Here’s what strikes me as odd about some discussions about Lincoln and the Corwin amendment.  Some of the very people who highlight it (hello, Mr. DiLorenzo) also claim that Lincoln was a dictator.  Yet this is a case where Lincoln recognized constitutional restraints upon executive power.  He might despise slavery, but he balanced that view with respect for the Constitution and the restraints it imposed upon the federal government (not simply the president) in times of peace.  Moreover, given Lincoln’s willingness to see the measure pass, why then did secessionists see Lincoln as a threat to the preservation of slavery?  If the new president was not going to touch slavery where it already existed, then why portray him as a threat to slavery?  Now, there’s good reason for that: many people believed that if slavery did not expand territorially, it would be in trouble.  An antislavery president would not endorse the efforts to curtail freedom of speech (that’s right, a constitutional right) that secessionists endorsed, and that would open up a discussion many white southerners did not want to have … indeed, feared to have.  In short, secessionists still saw Lincoln’s election as a threat to slavery, and they admitted as much in launching their preemptive strike to break free of the United States.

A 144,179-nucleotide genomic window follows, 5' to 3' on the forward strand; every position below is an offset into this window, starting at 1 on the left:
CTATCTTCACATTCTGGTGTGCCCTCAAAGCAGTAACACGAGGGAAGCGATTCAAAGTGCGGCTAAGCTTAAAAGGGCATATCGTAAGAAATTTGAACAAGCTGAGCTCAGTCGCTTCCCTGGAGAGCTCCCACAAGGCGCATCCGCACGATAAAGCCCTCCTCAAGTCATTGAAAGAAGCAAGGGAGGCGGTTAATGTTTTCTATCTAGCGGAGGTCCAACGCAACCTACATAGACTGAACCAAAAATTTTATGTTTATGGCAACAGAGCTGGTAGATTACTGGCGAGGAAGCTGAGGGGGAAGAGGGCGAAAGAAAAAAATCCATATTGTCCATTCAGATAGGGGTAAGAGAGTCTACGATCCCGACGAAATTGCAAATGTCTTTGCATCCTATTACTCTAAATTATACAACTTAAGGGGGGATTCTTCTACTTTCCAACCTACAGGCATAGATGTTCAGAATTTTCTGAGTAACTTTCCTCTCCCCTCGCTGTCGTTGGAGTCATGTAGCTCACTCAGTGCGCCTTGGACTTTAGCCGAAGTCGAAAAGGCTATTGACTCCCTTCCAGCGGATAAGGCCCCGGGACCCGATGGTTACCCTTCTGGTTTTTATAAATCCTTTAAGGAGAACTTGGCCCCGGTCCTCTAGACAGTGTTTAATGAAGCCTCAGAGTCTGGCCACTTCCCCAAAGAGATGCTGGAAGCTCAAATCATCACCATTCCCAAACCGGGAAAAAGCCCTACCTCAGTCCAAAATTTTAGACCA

It’s ironic that today people point to Lincoln’s willingness to let the Corwin amendment go forward as evidence that he really didn’t care about slavery.  What do they know that the secessionists did not?  And, for those people who claim that Lincoln was not antislavery, what are they to make of secessionist fears on this score?  Were secessionists delusional?  Were they cynically manipulating southern whites (in which case one would wonder why some white southerners today would want to celebrate a political process in which their ancestors were tricked)?  Were secessionists simply liars?  I think not, but those Confederate Romantics who point to the Corwin amendment as evidence that Lincoln didn’t really care about slavery have some explaining to do.  As for me, I see all the fuss over Lincoln and the Corwin amendment as much ado about very, very little.